I can't tell you where the problem is, but as you have no recordings/ minimal packages installed I would reformat. However, in the past I had a disk that had a lot of inode problems that was taking hours and hours to run fixdisk. I aborted fixdisk, copied the recordings I wanted to keep and reformatted the disk using the remote control handset. After doing this I ran fixdisk again and still had lots of inode problems. My conclusion is that when the HDR-FOX reformats a disk it does not necessarily completely rewrite the filesystem. If I am wrong about this and anyone has a better explanation for my observations, please feel to post. In the end I did a security erase to overwrite the disk before reformatting: this worked but was probably overkill. I suggest the following:

Reformat (remote control) and rerun fixdisk.
If there are still problems, boot into maintenance mode and reformat using the 'GPTF' option. You don't need GPT for a 1TB drive, but this scheme uses fewer inodes on the main partition (1/64) and will overwrite the existing inode scheme. You can keep this as it is: fixdisk will run much more quickly on a disk formatted this way as the main partition only has a fraction of the inodes compared to the standard formatting. Or you could reformat again (remote control) if you don't want a disk with GPT.

I am not aware of a downside to using GPT on a 1TB disk, though there may be one. With fewer inodes, there is a risk of having too few inodes though thus is unlikely since the recordings tend to be quite large.
 
OP
Luke

Luke

Well-Knwοn Мember
However, in the past I had a disk that had a lot of inode problems that was taking hours and hours to run fixdisk. I aborted fixdisk, copied the recordings I wanted to keep and reformatted the disk using the remote control handset. After doing this I ran fixdisk again and still had lots of inode problems. My conclusion is that when the HDR-FOX reformats a disk it does not necessarily completely rewrite the filesystem. If I am wrong about this and anyone has a better explanation for my observations, please feel to post.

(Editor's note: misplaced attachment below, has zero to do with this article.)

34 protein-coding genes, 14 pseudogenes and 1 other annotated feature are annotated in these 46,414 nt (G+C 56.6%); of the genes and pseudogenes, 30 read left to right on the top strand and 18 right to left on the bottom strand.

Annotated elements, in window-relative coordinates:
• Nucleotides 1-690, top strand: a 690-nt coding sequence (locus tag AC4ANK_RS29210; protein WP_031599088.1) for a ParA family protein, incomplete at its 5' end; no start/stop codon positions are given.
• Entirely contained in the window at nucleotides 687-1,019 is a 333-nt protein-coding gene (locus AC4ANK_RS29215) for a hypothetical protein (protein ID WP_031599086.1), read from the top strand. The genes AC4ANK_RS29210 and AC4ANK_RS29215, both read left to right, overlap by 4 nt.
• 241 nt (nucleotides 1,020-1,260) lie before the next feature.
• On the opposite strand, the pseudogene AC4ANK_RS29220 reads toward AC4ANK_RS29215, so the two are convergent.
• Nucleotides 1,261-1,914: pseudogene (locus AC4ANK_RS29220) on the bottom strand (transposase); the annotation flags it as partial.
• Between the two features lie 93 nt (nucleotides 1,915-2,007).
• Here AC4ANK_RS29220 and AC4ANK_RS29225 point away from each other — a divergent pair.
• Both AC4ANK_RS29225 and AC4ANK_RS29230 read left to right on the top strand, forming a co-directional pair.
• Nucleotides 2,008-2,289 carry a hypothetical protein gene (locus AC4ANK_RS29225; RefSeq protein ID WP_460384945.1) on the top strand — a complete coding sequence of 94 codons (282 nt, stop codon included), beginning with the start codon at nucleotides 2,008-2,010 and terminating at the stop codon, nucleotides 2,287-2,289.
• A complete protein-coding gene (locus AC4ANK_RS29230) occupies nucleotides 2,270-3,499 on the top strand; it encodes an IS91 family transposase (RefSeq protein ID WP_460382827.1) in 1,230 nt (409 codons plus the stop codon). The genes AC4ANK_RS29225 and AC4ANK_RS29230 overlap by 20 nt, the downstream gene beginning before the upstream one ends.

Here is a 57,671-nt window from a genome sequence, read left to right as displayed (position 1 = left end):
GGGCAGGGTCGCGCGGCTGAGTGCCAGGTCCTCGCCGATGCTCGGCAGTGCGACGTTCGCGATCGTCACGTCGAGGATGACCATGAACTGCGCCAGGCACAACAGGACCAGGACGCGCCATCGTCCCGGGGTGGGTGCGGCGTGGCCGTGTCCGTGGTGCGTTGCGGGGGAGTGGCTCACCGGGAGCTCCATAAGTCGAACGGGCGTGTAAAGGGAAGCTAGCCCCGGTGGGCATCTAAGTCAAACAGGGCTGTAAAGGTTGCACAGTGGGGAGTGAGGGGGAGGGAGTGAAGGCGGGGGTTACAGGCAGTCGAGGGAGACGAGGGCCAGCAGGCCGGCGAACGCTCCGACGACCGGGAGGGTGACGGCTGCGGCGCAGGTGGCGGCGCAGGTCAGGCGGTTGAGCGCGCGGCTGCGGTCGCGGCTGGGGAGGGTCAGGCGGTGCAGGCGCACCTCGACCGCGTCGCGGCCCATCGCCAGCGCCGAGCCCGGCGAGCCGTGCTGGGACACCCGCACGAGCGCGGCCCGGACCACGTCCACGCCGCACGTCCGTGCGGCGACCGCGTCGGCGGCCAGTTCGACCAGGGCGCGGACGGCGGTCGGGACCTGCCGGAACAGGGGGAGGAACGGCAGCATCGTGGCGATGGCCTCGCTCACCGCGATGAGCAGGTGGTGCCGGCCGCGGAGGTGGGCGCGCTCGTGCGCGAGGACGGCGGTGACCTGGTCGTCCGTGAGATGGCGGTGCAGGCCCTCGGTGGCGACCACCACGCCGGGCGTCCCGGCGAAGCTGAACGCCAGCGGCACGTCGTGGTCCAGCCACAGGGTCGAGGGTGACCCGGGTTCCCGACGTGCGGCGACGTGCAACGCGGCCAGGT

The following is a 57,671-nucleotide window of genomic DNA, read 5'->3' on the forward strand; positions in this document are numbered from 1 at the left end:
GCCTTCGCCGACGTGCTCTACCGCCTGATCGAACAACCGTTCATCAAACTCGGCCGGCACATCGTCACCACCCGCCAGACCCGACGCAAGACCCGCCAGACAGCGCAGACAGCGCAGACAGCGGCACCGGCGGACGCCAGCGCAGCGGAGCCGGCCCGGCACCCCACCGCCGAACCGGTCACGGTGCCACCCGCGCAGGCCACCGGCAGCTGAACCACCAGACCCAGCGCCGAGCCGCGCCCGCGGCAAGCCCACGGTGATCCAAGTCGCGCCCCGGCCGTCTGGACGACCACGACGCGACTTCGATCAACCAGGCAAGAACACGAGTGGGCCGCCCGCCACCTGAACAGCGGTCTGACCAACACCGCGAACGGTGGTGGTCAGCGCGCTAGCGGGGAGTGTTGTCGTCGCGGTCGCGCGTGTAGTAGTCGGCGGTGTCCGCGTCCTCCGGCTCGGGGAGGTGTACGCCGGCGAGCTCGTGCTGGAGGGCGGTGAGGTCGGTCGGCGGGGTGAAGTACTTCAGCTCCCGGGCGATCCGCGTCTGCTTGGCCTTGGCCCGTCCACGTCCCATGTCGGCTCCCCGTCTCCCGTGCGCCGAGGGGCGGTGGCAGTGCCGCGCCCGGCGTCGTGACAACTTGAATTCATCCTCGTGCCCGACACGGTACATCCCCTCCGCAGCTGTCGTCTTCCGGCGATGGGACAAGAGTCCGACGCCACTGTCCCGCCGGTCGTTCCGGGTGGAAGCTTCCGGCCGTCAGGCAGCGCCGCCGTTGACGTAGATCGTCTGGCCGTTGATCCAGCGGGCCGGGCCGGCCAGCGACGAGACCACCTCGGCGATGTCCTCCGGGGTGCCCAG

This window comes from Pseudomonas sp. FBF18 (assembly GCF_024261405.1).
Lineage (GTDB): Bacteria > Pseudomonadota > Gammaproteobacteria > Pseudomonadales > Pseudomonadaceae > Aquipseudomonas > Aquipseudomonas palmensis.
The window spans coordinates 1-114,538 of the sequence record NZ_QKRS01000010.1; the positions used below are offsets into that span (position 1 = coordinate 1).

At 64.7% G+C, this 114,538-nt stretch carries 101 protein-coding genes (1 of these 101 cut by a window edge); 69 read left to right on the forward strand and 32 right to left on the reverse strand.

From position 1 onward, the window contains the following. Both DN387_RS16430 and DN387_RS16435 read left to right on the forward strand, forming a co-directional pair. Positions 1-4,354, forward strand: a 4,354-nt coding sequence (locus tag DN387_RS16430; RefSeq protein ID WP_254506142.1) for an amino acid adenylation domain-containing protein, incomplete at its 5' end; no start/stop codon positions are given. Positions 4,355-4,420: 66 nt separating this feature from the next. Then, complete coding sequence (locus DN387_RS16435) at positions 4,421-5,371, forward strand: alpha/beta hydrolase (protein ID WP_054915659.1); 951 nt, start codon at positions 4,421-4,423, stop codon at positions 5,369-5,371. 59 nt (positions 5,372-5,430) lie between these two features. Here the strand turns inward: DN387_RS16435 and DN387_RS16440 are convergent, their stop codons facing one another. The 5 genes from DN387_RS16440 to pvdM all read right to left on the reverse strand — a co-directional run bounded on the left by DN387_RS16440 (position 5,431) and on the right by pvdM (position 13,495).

I suggest the following:

Reformat (remote control) and rerun fixdisk.
Thanks. I had already tried that (but forgot to mention) and got the same result as you.

If there are still problems, boot into maintenance mode and reformat using the 'GPTF' option. You don't need GPT for a 1TB drive, but this scheme uses fewer inodes on the main partition (1/64) and will overwrite the existing inode scheme. You can keep this as it is: fixdisk will run much more quickly on a disk formatted this way as the main partition only has a fraction of the inodes compared to the standard formatting. Or you could reformat again (remote control) if you don't want a disk with GPT.
Ah yes. That's worth a bash rather than to take out the drive and reformat externally.
I think I'll try that tonight after I've swapped another HDR-FOX T2 out of the rack which I was trying to see what was wrong, (green screen due to DRM and drive rarely recognsied and so can't reset; system flush made no difference; going to give up on that one and possibly use it for parts).
 

prpr

Well-Known Member
The only theory I have is that something to do with the HDR logging is causing an issue when it reaches a certain quantity of output
Space on /tmp is limited to about 64MB.

You could always use dd to blank the disk (and then use the Humax software to partition and format) or run mke2fs manually to format whichever is the troublesome partition (presumably /dev/sda2).
 
OP
Luke

Luke

Well-Knwοn Мember
Thanks.
Using
dd if=/dev/zero of=/dev/sda bs=1M status=progress
it was just returning the syntax with no mention of a status option.

It is now running without the status option.
I'm wary that it will stall and just sit there. Is there some way I can still see the progress?
 

af123

Administrator
Staff member
I'm wary that it will stall and just sit there. Is there some way I can still see the progress?
Try pressing control-T - works on some versions of dd.
alternatively, send it a USR1 signal from another shell.

Did you try the gpt format option that MET suggested?
 

af123

Administrator
Staff member
If fix-disk crashes because the log file runs out of space, that strikes me as a problem.
True (although we haven't confirmed that it does).
Standard fix-disk logs are < 100K so it wouldn't usually be a problem, but it may be possible to increase the size of /tmp in maintenance mode.
 
OP
Luke

Luke

Well-Knwοn Мember
Try pressing control-T - works on some versions of dd.
No luck. But thanks
alternatively, send it a USR1 signal from another shell.
OK. I'll include $PID with the fixdisk call if I need to start again (and look up how to do that).

Did you try the gpt format option that MET suggested?